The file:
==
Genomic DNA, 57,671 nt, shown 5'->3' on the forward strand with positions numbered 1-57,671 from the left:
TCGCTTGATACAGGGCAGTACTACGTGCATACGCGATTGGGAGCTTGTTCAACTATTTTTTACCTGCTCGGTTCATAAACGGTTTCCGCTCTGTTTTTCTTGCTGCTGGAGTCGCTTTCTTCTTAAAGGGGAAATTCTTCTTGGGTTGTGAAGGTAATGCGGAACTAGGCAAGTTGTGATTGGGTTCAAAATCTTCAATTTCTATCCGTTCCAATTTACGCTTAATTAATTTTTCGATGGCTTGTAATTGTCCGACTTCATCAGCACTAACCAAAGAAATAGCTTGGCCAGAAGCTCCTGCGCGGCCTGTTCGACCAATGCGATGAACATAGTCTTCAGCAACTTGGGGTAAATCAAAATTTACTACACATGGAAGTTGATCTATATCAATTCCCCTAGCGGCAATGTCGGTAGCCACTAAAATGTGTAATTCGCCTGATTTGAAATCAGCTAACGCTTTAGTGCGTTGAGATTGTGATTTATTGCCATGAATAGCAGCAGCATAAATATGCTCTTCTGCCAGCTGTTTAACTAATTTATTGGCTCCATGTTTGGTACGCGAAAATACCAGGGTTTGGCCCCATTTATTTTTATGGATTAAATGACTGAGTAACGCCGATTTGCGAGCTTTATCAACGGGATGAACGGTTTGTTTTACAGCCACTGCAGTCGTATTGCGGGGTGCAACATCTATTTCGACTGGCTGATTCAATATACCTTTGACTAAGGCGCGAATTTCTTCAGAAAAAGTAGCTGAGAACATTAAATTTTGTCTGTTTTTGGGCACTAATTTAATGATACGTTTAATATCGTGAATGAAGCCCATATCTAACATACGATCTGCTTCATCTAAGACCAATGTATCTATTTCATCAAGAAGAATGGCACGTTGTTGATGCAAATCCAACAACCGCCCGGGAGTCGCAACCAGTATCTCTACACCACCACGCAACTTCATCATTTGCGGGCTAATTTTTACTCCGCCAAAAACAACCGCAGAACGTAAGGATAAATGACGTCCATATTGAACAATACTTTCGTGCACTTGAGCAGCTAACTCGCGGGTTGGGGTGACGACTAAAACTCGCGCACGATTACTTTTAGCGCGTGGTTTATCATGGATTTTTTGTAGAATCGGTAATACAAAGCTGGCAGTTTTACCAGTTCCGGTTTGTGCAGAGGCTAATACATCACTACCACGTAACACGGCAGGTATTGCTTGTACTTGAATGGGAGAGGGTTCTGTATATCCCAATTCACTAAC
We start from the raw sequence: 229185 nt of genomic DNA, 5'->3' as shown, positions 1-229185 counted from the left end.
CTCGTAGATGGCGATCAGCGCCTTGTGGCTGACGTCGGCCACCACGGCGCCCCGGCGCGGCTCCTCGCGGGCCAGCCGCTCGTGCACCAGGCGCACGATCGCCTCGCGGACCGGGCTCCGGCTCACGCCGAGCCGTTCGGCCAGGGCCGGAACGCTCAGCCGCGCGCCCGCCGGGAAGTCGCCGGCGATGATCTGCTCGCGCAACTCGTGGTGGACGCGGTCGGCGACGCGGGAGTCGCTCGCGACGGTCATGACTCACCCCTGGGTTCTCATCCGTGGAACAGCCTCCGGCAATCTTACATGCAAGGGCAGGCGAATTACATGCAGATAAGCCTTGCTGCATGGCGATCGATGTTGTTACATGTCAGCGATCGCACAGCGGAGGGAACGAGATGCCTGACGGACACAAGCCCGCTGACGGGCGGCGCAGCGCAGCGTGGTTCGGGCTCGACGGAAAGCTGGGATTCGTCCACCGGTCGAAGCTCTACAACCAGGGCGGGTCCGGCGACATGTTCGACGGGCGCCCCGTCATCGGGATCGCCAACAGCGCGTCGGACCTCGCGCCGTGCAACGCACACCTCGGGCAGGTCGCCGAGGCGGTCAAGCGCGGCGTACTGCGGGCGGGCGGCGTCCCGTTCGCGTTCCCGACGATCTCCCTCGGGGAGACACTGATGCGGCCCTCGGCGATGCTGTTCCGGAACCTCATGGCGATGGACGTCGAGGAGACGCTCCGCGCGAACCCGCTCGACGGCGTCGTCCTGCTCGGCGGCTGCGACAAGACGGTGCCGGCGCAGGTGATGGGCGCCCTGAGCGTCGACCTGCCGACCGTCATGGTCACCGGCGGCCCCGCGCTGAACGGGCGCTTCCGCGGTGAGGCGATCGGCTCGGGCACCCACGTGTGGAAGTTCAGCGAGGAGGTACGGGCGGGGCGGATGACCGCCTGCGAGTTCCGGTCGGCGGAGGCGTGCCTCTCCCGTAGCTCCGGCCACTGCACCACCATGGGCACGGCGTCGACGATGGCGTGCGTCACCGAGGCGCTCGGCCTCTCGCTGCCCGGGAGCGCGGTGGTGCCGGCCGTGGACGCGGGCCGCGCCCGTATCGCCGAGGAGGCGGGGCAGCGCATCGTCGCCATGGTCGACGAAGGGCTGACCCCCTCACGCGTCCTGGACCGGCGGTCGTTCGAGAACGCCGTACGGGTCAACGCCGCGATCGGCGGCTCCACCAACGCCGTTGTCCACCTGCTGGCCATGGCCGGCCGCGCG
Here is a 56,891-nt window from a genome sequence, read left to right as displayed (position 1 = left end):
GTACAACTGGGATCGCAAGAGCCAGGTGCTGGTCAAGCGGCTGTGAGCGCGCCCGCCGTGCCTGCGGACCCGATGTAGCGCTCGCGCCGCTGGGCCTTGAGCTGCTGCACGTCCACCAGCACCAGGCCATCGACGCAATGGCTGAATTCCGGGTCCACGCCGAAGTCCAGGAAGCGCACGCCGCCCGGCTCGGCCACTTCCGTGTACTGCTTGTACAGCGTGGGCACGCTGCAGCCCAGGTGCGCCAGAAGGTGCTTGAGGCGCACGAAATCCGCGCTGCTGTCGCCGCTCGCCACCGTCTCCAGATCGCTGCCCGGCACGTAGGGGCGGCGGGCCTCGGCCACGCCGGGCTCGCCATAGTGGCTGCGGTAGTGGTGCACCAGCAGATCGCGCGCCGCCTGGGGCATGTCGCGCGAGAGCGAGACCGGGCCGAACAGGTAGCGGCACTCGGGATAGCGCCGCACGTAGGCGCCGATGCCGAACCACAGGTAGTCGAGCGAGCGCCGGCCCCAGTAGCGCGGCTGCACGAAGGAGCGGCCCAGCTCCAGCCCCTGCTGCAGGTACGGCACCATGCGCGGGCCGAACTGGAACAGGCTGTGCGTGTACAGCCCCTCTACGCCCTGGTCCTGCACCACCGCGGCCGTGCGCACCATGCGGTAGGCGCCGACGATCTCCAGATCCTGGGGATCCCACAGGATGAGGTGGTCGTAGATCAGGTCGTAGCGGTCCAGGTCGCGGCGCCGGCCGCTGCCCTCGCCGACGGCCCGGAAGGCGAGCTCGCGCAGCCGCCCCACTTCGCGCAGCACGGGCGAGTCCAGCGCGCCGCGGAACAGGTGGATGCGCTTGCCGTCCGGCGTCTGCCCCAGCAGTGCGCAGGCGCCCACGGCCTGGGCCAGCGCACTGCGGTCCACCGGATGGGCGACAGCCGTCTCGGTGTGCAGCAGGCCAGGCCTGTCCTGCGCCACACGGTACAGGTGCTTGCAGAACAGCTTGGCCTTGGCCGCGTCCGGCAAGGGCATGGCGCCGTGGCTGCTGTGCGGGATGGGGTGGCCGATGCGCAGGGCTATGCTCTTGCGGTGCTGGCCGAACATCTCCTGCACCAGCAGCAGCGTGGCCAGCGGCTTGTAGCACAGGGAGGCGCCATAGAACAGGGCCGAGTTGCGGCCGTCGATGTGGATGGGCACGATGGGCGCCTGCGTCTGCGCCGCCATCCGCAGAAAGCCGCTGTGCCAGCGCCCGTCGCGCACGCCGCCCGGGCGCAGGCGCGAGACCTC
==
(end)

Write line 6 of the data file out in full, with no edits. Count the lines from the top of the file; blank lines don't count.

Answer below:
GTACAACTGGGATCGCAAGAGCCAGGTGCTGGTCAAGCGGCTGTGAGCGCGCCCGCCGTGCCTGCGGACCCGATGTAGCGCTCGCGCCGCTGGGCCTTGAGCTGCTGCACGTCCACCAGCACCAGGCCATCGACGCAATGGCTGAATTCCGGGTCCACGCCGAAGTCCAGGAAGCGCACGCCGCCCGGCTCGGCCACTTCCGTGTACTGCTTGTACAGCGTGGGCACGCTGCAGCCCAGGTGCGCCAGAAGGTGCTTGAGGCGCACGAAATCCGCGCTGCTGTCGCCGCTCGCCACCGTCTCCAGATCGCTGCCCGGCACGTAGGGGCGGCGGGCCTCGGCCACGCCGGGCTCGCCATAGTGGCTGCGGTAGTGGTGCACCAGCAGATCGCGCGCCGCCTGGGGCATGTCGCGCGAGAGCGAGACCGGGCCGAACAGGTAGCGGCACTCGGGATAGCGCCGCACGTAGGCGCCGATGCCGAACCACAGGTAGTCGAGCGAGCGCCGGCCCCAGTAGCGCGGCTGCACGAAGGAGCGGCCCAGCTCCAGCCCCTGCTGCAGGTACGGCACCATGCGCGGGCCGAACTGGAACAGGCTGTGCGTGTACAGCCCCTCTACGCCCTGGTCCTGCACCACCGCGGCCGTGCGCACCATGCGGTAGGCGCCGACGATCTCCAGATCCTGGGGATCCCACAGGATGAGGTGGTCGTAGATCAGGTCGTAGCGGTCCAGGTCGCGGCGCCGGCCGCTGCCCTCGCCGACGGCCCGGAAGGCGAGCTCGCGCAGCCGCCCCACTTCGCGCAGCACGGGCGAGTCCAGCGCGCCGCGGAACAGGTGGATGCGCTTGCCGTCCGGCGTCTGCCCCAGCAGTGCGCAGGCGCCCACGGCCTGGGCCAGCGCACTGCGGTCCACCGGATGGGCGACAGCCGTCTCGGTGTGCAGCAGGCCAGGCCTGTCCTGCGCCACACGGTACAGGTGCTTGCAGAACAGCTTGGCCTTGGCCGCGTCCGGCAAGGGCATGGCGCCGTGGCTGCTGTGCGGGATGGGGTGGCCGATGCGCAGGGCTATGCTCTTGCGGTGCTGGCCGAACATCTCCTGCACCAGCAGCAGCGTGGCCAGCGGCTTGTAGCACAGGGAGGCGCCATAGAACAGGGCCGAGTTGCGGCCGTCGATGTGGATGGGCACGATGGGCGCCTGCGTCTGCGCCGCCATCCGCAGAAAGCCGCTGTGCCAGCGCCCGTCGCGCACGCCGCCCGGGCGCAGGCGCGAGACCTC